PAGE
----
Bath-time is not a fun time in our house. Between that oh-so terrible hair wash and that nasty face wash, bath-time really is the worst part of the day for my daughter. I sincerely doubt there is any product out there that would make bath-time more harmonious. However, by choosing the right products I can at least ensure I’m not putting any harsh chemicals in her bath or in her hair. This makes bath-time a happier time for me and for my daughter’s delicate skin.
First things first, I was delighted to see that the Weleda Calendula range doesn’t contain any palm oil. This is worth about 100 gold stars in my opinion. It’s also 100% natural. It’s free of synthetic preservatives, fragrances, and colourants. What’s more, its raw materials haven’t been derived from mineral oils. It’s also packed full of organic ingredients and vegan-friendly. All good things.
I’ve been using the Weleda Calendula products now for a couple of weeks in my daughter’s bath, and they’re such a lovely bathtime treats. Yes, we still get the tears and the tantrums. However, her hair is soft and shiny, and her skin is soft, with no irritation or dryness. The scent is delicate and fresh, not harsh or overpowering; and the formulation is gentle on her eyes. These things, coupled with the fact that it’s palm oil-free, mean I can’t think of anything I’d rather use in her bath. I’ve also been known to use some of the Weleda Calendula products in the shower for me – my skin and hair are beautifully soft!
At £6.95 for 200ml, it’s not the cheapest bath-time product. However, it’s certainly not as expensive as some of the other comparable brands out there. And a little does go a long way. Definitely a favourite in our house!
You can pick up the Weleda Calendula range online at Weleda’s website; in selected health food stores; or in Boots or Waitrose.
Disclosure: I was sent some products from the Weleda Calendula Baby Range to try out, but all words and opinions are my own.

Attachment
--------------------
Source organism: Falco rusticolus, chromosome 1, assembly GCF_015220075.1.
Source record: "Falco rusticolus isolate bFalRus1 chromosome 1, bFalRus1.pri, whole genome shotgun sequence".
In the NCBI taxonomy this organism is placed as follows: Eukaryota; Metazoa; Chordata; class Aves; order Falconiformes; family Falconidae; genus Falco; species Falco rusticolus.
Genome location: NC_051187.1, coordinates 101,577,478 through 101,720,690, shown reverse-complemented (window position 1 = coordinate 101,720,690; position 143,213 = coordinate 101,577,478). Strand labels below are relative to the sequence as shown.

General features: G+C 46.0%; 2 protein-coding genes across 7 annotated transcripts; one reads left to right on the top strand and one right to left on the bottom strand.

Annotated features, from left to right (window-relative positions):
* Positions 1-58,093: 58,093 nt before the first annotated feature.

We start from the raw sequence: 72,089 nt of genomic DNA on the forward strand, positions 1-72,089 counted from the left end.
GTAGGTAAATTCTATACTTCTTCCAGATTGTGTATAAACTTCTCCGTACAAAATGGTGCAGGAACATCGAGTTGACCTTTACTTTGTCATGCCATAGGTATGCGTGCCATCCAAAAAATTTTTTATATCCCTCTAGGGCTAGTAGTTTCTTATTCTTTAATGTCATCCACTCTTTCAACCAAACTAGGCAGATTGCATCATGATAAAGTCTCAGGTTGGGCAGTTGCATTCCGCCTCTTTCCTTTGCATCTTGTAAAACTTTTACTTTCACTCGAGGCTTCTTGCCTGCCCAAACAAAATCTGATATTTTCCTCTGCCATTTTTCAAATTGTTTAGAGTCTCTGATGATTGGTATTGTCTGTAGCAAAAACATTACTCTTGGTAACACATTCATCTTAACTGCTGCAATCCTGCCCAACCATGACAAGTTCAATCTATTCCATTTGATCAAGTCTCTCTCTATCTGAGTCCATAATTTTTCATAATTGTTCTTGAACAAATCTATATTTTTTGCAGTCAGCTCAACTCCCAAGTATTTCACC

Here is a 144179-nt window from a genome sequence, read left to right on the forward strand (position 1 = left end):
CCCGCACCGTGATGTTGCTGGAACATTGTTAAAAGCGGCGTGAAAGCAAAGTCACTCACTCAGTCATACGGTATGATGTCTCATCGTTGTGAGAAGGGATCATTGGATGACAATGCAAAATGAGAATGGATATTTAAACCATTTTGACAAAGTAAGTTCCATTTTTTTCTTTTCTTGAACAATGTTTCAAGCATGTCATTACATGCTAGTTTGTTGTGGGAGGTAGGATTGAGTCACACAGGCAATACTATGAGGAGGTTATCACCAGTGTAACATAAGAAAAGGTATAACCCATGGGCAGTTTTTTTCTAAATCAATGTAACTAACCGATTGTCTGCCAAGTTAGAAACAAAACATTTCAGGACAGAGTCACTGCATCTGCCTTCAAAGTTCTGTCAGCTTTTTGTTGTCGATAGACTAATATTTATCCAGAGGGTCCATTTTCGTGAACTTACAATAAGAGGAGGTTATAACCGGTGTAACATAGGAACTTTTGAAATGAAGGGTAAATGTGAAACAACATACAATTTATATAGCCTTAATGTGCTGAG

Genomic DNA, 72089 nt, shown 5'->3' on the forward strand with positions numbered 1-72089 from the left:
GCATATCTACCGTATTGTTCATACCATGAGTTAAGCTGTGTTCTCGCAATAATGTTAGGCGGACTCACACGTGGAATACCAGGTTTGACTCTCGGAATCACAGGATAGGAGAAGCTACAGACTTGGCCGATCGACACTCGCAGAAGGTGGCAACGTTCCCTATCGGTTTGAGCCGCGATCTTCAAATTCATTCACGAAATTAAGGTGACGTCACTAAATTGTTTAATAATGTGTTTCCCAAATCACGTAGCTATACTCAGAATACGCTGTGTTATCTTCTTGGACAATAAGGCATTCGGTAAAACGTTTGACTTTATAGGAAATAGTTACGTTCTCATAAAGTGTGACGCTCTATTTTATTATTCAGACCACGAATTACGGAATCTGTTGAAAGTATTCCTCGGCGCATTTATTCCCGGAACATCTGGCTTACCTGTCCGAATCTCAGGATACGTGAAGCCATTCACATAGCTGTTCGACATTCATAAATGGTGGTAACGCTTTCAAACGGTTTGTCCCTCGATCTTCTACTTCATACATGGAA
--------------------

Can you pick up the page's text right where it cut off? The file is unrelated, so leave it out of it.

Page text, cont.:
Reusable or washable nappies sounded complicated to use, but they’re actually really simple. Today I wanted to cover what do you need to use reusable nappies. When I first started out, I was pleasantly surprised to find it was less than what I had imagined it might be.
I first thought about washable/reusable nappies when I was about 4 months pregnant. The idea of buying nappies upfront and then never having to spend any more money on nappies was very appealing. It would also help with budgeting whilst on statutory maternity pay big time.
My first thoughts about washable/reusable nappies, however, were the terry towel nappies secured by large safety pins that my mother used on my sisters and me as babies. I knew that I would never be able to get my head around the folds and the pins. So I began to research cloth nappies.
I was pleasantly surprised at how far cloth nappies have come in the past 30 years. Most washable nappies look like nappies, and require no folding and definitely no pins, as they fasten with poppers or velcro.
My research also uncovered some rather disturbing facts about disposable nappies. Did you know they can take 500 years (yes, a whole 500 years) to break down in landfill? And not only that, the materials they use to make the nappies absorbent are full of rather nasty chemicals that sit right next to your baby’s delicate skin.
My Reusable Nappy Experience
So, a few days before my baby was born we invested in a set of washable nappies. I bought a birth to potty set. This meant we needed no other nappies.
I then started using them when my daughter was about 6 weeks old. You can start using them from birth, but we wanted to get past the meconium stage as once that stuff stains then it’s stained for good. As first-time parents, we also wanted some time to also get over the shock of becoming parents before adding something else to learn to the mix!
Despite watching YouTube videos, getting a demonstration from a friend, and e-mails to the nappy company, these particular nappies just did not work for us at all. We had leaks aplenty. I felt disheartened, and went to the shop and bought a pack of disposables, thinking we were resigned to using disposables.
A few weeks later I really wasn’t happy about using the disposables. I bought two Bumgenius nappies online that I found going cheap. I figured if they didn’t work then I hadn’t lost out much. They arrived and we tried them. Triumphantly they worked, even overnight. I then sold my existing set of nappies on eBay (for about the same price as I paid for them. This is the beauty of washable nappies – they hold their price well, even if used.